Talent Tips: Making Learning Fun

Gamification utilizes the experience of fun, along with intrinsic motivation and rewards, to engage and captivate individual learners.

By Roy Saunderson

Are there really benefits to using rewards and recognition through games to help individuals learn more effectively?

There is a lot of talk about gamification today and how we can use it in business—with consumers, as well as with our employees.

But what about learning?

Bill and Melinda Gates think gamification can make a difference in how children can learn. They recently opened their foundation purse strings and invested $20 million partially toward developing innovative digital and game-based learning tools for children in the U.S.

So let’s quickly get oriented to what gamification really is. A listing for gamification on Wikipedia defines it as:

“[T]he use of game play mechanics for non-game applications…particularly consumer-oriented Web and mobile sites, in order to encourage people to adopt the applications. It also strives to encourage users to engage in desired behaviors in connection with the applications. Gamification works by making technology more engaging, and by encouraging desired behaviors, taking advantage of humans’ psychological predisposition to engage in

This means it should be possible to make learning engaging enough for people to want to learn. Gamification utilizes the experience of fun, along with intrinsic motivation and rewards, to engage and captivate individual participants. Sebastian Deterding, a researcher and designer working on user experience, persuasive design, video games, and gamification, asserts that “fun is the easiest way to change behavior.”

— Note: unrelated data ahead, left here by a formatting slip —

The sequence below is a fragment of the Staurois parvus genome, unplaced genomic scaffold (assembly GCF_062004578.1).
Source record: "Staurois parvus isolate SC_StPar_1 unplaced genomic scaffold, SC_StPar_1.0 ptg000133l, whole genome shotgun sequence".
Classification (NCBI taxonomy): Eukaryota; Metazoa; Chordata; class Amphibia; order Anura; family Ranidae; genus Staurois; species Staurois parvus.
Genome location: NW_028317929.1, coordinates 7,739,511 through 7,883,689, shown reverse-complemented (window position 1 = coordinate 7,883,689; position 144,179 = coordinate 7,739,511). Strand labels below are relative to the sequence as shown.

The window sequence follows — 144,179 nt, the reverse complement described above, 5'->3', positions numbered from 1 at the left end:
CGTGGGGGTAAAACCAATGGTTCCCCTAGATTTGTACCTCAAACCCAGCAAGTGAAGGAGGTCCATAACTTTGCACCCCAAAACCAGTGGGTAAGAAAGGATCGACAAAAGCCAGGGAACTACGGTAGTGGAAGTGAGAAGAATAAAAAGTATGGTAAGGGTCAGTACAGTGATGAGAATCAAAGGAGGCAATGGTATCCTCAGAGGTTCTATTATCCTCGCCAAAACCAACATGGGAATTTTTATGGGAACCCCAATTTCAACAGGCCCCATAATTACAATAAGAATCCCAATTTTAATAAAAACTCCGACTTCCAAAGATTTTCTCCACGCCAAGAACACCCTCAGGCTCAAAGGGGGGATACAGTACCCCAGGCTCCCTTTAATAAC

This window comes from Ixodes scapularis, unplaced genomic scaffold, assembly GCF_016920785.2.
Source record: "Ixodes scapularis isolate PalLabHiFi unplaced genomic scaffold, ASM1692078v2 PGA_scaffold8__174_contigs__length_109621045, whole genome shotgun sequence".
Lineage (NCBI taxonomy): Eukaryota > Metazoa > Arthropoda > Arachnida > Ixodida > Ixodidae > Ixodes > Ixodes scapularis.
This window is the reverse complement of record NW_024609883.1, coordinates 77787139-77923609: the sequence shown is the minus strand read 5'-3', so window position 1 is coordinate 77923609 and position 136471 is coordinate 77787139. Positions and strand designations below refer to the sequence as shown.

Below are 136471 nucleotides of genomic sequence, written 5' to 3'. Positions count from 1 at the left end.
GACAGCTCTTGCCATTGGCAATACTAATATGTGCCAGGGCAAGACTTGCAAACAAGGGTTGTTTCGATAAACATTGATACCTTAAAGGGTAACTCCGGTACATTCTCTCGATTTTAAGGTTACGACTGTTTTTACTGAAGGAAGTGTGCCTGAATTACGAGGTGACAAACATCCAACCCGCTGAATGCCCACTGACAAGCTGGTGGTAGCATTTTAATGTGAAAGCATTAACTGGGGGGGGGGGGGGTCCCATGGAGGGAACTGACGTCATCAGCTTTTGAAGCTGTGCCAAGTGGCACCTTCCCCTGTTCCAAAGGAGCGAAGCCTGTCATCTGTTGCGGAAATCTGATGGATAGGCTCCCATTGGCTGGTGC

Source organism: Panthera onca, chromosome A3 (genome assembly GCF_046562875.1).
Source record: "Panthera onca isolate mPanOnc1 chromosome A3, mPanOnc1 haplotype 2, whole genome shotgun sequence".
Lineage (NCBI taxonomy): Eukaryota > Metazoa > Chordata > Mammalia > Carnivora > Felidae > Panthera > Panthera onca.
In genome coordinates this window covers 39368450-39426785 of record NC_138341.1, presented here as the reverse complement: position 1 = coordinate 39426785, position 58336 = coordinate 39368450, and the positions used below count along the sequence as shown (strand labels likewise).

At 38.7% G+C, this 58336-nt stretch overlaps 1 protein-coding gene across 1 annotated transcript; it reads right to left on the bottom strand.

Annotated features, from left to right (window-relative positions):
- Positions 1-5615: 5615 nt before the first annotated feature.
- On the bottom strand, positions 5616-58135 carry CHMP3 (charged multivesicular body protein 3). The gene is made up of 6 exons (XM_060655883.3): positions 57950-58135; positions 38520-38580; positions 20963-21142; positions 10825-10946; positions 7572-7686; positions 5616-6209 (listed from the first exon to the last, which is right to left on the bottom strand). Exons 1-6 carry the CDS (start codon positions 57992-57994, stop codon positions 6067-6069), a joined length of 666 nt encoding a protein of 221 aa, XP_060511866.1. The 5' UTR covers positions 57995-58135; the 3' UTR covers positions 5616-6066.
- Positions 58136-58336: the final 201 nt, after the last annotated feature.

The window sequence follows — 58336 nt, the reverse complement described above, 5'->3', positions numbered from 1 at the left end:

Dan H. Pink, in his recent business best-seller, “Drive,” focuses on the need to use intrinsic motivation by drawing on principles of autonomy, mastery, and purpose as ways to enhance learning and performance in the 21st century. Couple this intrinsic motivation with Deterding’s thoughts on “creating more motivating work and learning environments by leveraging game design,” and you have the “perfect storm” for a new way of learning.

This is probably why the Gates support Salman Khan’s Khan Academy and what it is doing to spread learning through gaming.

Salman Khan, an MIT graduate educator, started in the field of learning by tutoring his sixth grade cousin in math in New Orleans while studying in Boston. To help his cousin, he created short video tutorials for her and shared them through YouTube. The posts attracted eager students from around the world who wanted to receive more.

Today, his Internet-based www.KhanAcademy.org hosts more than 2,400 videos on a variety of subjects ranging from basic addition right up to college-level math and science courses.

The approach uses gaming design structure by following rules and allowing students to learn as they go. Perhaps we can benefit from these principles in the workplace, too.

1. Goal Focused. Students have specific, measurable targets to reach within learning. While there is always a first level within each subject, there likewise always is a final level to be conquered. This provides internal motivation to look to the long term, as well as more immediate short-term goals.